Baked Brie

Baked BrieHot Stuff
If a party is happening at my place you can bet there are going to be snacks. I say snacks because the phrase hors d’oeuvres can be a bit high brow for what the function actually is. You do not have hors-d’oeuvres at a football party. You have snacks. Munchies. Grubs…You get the idea.

For the rare party that I throw at my place, I almost always have a cheese plate with various cheeses and fresh fruits. It’s easy and elegant and you can set it out and let people serve themselves. Same goes for a dip platter with veggies—or depending on the dip, some interesting crackers. These are easy go-to pre-dinner nibbles that allow you to interact with your guests but they’re not hot, and for parties on a cold night, I like to have at least something that is warm.

The difficult thing about serving hot hors-d’oeuvres is that it requires you to be in the kitchen and not mingling. Instead, you are in a constant stage of putting stuff in the oven or taking it out. One of my favorites is my Hot Cheesy Things which are a family favorite as well as a definite crowd pleaser. But again, there’s that oven thing.

This year I think I have found a solution to the dilemma. Baked Brie.

Obviously, this is not a new concept but you can modernize it a bit by choosing a different type of jam than the traditional raspberry or another sweet version. I’m making mine with a Maple Bacon Onion jam that we sell here at the store but it would also be good with a Balsamic Onion Jam or even a Fig Jam. Of course, anything spicy would work well too—like a little Thai Sweet Chili sauce…Yum!

Because I am using the onion jam I am going to sprinkle a little fresh thyme for a little more flavor.

Baked Brie
Yields about 16 servings Read more…

Mac & Cheese Two Ways

Mac & Cheese Two WaysDinner Dilemma
When I am stressed, I look towards comfort and comfort foods—carbs mainly. That could be potatoes, bread, or even pasta with cheese, But, carb-filled comfort food is what I crave. The problem is that it isn’t really good for you. Most of the really good stuff is fairly non-healthy so it makes it pretty hard to be good to your body while soothing the soul.

This past week has been a series of late meetings, double bookings, surprise practices, and the always well-timed Back to School Night. Finding the time for a legit dinner has been hard. Sure, there’s always Door Dash or picking something up on the way home. But I can’t do that two nights in a row without getting cranky. I need to have a “real” meal.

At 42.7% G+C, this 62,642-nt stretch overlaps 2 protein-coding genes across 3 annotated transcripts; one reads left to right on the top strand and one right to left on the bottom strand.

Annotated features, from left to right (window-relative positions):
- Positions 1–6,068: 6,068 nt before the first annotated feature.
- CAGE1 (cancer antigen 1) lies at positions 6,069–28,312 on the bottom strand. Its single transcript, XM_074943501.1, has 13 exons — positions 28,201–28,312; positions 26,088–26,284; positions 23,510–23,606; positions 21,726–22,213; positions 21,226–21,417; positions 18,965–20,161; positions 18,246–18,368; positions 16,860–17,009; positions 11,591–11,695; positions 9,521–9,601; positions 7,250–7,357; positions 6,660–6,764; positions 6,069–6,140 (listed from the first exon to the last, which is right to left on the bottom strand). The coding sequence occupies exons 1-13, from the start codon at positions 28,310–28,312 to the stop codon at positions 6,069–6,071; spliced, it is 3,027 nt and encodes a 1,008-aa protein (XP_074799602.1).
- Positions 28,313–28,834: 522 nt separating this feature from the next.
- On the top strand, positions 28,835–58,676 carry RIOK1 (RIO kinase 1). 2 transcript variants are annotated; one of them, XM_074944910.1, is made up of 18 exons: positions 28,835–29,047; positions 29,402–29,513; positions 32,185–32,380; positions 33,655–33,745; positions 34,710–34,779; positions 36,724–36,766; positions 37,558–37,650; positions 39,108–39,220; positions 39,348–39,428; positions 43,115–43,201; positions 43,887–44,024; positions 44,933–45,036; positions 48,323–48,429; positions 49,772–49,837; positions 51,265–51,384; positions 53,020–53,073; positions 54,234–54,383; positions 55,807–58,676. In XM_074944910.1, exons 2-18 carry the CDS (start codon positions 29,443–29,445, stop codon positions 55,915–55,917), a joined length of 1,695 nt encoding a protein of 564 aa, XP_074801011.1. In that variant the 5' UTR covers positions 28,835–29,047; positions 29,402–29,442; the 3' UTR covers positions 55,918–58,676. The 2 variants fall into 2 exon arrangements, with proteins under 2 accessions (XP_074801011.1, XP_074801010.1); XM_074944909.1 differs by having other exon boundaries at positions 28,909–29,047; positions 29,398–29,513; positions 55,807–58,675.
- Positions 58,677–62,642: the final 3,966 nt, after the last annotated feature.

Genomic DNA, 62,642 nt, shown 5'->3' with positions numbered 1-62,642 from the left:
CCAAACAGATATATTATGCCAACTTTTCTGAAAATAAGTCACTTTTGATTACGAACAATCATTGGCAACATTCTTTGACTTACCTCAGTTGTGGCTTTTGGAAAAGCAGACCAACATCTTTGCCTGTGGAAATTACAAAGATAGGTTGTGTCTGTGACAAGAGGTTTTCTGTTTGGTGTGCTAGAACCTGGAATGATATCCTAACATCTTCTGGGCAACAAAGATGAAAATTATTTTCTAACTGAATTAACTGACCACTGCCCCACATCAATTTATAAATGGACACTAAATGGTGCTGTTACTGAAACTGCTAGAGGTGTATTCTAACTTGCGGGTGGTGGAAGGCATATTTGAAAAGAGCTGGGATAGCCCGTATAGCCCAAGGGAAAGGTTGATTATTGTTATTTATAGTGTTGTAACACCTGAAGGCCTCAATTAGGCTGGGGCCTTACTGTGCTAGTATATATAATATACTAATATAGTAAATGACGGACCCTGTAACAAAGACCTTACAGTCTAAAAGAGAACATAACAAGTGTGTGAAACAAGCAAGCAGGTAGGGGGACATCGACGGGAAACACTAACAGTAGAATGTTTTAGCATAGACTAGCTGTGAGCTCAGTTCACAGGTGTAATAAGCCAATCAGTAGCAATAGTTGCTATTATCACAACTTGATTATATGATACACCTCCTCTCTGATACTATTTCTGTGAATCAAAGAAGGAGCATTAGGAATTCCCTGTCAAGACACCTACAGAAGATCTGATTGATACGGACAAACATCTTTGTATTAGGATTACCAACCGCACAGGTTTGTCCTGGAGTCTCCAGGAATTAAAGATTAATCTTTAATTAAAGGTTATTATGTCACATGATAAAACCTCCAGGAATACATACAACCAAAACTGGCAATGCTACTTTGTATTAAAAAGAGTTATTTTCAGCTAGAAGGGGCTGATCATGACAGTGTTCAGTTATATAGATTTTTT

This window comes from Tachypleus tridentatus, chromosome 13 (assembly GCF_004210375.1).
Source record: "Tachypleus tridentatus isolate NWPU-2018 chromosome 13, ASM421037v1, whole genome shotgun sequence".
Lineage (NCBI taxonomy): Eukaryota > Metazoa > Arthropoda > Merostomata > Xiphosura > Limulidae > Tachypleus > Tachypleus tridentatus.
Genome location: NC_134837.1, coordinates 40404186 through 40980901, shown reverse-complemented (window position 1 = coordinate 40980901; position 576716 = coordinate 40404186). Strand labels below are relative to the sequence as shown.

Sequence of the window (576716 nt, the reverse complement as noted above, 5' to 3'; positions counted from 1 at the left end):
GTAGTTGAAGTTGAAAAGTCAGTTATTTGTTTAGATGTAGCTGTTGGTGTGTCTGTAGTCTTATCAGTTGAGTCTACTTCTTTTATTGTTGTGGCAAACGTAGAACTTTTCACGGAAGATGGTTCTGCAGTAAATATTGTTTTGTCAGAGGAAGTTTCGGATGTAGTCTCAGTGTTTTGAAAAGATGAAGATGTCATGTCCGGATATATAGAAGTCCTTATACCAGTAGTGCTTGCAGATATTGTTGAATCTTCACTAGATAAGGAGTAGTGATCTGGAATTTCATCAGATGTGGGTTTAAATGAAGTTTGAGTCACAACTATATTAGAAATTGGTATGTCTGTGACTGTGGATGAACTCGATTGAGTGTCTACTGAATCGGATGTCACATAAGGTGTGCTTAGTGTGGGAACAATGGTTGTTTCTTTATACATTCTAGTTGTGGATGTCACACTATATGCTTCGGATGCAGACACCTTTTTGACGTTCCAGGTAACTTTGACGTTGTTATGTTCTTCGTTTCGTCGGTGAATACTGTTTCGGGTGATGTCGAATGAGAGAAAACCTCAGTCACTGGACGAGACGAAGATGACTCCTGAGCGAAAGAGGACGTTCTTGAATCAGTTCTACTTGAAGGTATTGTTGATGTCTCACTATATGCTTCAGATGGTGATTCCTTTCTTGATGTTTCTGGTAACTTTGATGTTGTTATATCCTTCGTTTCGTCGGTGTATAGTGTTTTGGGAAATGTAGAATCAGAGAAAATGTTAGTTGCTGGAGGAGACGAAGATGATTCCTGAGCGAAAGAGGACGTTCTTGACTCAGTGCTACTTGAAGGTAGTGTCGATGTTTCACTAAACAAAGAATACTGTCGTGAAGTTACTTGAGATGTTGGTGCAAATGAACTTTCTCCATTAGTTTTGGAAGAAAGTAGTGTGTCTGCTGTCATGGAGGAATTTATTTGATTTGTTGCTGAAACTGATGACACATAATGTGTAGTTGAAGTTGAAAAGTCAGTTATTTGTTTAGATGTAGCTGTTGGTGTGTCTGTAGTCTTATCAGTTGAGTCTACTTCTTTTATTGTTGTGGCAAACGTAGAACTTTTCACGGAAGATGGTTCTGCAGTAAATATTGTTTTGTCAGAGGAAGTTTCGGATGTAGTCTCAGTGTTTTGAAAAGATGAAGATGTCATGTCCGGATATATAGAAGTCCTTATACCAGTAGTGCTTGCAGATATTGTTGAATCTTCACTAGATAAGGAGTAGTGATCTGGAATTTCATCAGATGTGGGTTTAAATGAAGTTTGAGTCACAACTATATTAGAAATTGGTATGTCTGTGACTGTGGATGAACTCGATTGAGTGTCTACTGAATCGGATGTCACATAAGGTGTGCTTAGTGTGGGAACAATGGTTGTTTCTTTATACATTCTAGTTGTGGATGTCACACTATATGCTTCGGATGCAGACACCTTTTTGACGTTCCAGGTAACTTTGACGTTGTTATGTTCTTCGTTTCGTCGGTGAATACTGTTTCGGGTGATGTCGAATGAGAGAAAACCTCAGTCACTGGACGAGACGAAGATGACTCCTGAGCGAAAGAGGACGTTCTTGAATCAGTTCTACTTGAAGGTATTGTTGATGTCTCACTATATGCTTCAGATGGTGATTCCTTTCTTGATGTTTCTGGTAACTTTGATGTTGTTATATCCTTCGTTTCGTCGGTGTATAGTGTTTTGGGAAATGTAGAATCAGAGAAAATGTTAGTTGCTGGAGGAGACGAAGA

My other dilemma is that the weather has been cool enough that I want the kinds of things I would normally be making in November like stews and heartier fare. How to create the comfort of slow-cooked food and be able to make it in the spare minutes between meetings, practice, and Algebra I? Most of my favorites like this Shepherd’s Pie will take an hour or more to make. Except for pasta. Pasta is quick. But, I can’t have that night after night. I’m high maintenance that way.

Yes, I could always throw some steaks on the grill. But to be honest, with summer ending I’m getting kind of tired of the grilled stuff. I’m ready to roast.

I don’t think anything is really going to make me happy…except for the whining. Sometimes letting your inner 3-year-old out to play can be cathartic (if not annoying to those around you). It can also be exhausting which is why tonight, we’re going with mac and cheese and a salad because I just can’t adult anymore today…

If I am really lucky, I will convince my daughter to make it after soccer.

Mac & Cheese Two Ways
Adapted from Ree Drummond and the Food Network
Yields 6 servings

This recipe is delicious two ways, either as baked macaroni, or a creamy, stovetop macaroni. Your choice, depending upon how your day is going. (It takes an extra 20 to 25 minutes to bake, and it is definitely worth it on a good day!)

And, to make basic Mac & Cheese a bit more fun, you can consider frying up some bacon and caramelizing a white onion for toppers. Just get them started before you put the water on to boil, and things should all come together at the right time. You can place them in separate bowls on the table along with some chopped chives or other herbs, and people can top their Mac & Cheese as they wish.  Read more…

Saag Paneer (Indian Spinach and Cheese)

Saag PaneerCrazy Cravings
Cravings are weird. Sometimes when I have a craving I am able to fake my way out of it by eating something similar or, strangely, just by drinking some water. Other times that craving hits and there is no denying it. When that happens, I can get a little psycho…

The most recent incident happened when I had some boneless chicken thighs that had to be used so I decided to marinate them in tandoori paste and throw them on the grill. This prompted the search for something that would complement the chicken as a side dish and thus my wicked craving for saag paneer was born.